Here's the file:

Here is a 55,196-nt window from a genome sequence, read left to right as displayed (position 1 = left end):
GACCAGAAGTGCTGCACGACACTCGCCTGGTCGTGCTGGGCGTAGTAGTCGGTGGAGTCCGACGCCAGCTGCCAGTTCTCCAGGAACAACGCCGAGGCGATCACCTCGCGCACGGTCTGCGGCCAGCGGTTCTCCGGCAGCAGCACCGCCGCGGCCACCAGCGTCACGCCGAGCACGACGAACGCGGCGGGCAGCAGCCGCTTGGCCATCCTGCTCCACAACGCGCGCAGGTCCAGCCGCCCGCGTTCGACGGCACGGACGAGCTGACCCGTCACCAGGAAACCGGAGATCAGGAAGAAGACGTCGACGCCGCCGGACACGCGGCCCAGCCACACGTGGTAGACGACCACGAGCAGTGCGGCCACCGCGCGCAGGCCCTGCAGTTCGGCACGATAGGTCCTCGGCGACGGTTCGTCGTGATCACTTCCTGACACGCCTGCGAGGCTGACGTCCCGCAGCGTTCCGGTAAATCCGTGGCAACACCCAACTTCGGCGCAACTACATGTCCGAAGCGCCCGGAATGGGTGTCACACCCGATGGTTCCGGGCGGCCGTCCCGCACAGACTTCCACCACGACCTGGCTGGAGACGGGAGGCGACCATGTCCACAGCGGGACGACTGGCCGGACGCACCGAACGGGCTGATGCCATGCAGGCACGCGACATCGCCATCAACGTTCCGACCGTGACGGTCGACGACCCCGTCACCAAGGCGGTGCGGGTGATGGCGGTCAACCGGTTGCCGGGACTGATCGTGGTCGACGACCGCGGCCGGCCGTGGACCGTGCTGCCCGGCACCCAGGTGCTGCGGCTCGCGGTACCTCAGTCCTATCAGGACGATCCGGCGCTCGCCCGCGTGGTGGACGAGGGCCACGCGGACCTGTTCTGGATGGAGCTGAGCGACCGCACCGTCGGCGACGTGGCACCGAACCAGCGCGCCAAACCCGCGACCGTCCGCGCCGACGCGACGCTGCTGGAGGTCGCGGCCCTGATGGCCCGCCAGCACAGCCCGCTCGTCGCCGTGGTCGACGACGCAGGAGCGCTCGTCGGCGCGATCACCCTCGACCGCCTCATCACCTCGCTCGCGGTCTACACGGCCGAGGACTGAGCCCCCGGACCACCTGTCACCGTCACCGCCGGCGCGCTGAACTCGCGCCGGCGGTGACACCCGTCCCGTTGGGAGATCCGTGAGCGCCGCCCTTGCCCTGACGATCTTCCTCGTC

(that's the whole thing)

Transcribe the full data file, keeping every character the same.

Here is a 55,196-nt window from a genome sequence, read left to right as displayed (position 1 = left end):
GACCAGAAGTGCTGCACGACACTCGCCTGGTCGTGCTGGGCGTAGTAGTCGGTGGAGTCCGACGCCAGCTGCCAGTTCTCCAGGAACAACGCCGAGGCGATCACCTCGCGCACGGTCTGCGGCCAGCGGTTCTCCGGCAGCAGCACCGCCGCGGCCACCAGCGTCACGCCGAGCACGACGAACGCGGCGGGCAGCAGCCGCTTGGCCATCCTGCTCCACAACGCGCGCAGGTCCAGCCGCCCGCGTTCGACGGCACGGACGAGCTGACCCGTCACCAGGAAACCGGAGATCAGGAAGAAGACGTCGACGCCGCCGGACACGCGGCCCAGCCACACGTGGTAGACGACCACGAGCAGTGCGGCCACCGCGCGCAGGCCCTGCAGTTCGGCACGATAGGTCCTCGGCGACGGTTCGTCGTGATCACTTCCTGACACGCCTGCGAGGCTGACGTCCCGCAGCGTTCCGGTAAATCCGTGGCAACACCCAACTTCGGCGCAACTACATGTCCGAAGCGCCCGGAATGGGTGTCACACCCGATGGTTCCGGGCGGCCGTCCCGCACAGACTTCCACCACGACCTGGCTGGAGACGGGAGGCGACCATGTCCACAGCGGGACGACTGGCCGGACGCACCGAACGGGCTGATGCCATGCAGGCACGCGACATCGCCATCAACGTTCCGACCGTGACGGTCGACGACCCCGTCACCAAGGCGGTGCGGGTGATGGCGGTCAACCGGTTGCCGGGACTGATCGTGGTCGACGACCGCGGCCGGCCGTGGACCGTGCTGCCCGGCACCCAGGTGCTGCGGCTCGCGGTACCTCAGTCCTATCAGGACGATCCGGCGCTCGCCCGCGTGGTGGACGAGGGCCACGCGGACCTGTTCTGGATGGAGCTGAGCGACCGCACCGTCGGCGACGTGGCACCGAACCAGCGCGCCAAACCCGCGACCGTCCGCGCCGACGCGACGCTGCTGGAGGTCGCGGCCCTGATGGCCCGCCAGCACAGCCCGCTCGTCGCCGTGGTCGACGACGCAGGAGCGCTCGTCGGCGCGATCACCCTCGACCGCCTCATCACCTCGCTCGCGGTCTACACGGCCGAGGACTGAGCCCCCGGACCACCTGTCACCGTCACCGCCGGCGCGCTGAACTCGCGCCGGCGGTGACACCCGTCCCGTTGGGAGATCCGTGAGCGCCGCCCTTGCCCTGACGATCTTCCTCGTC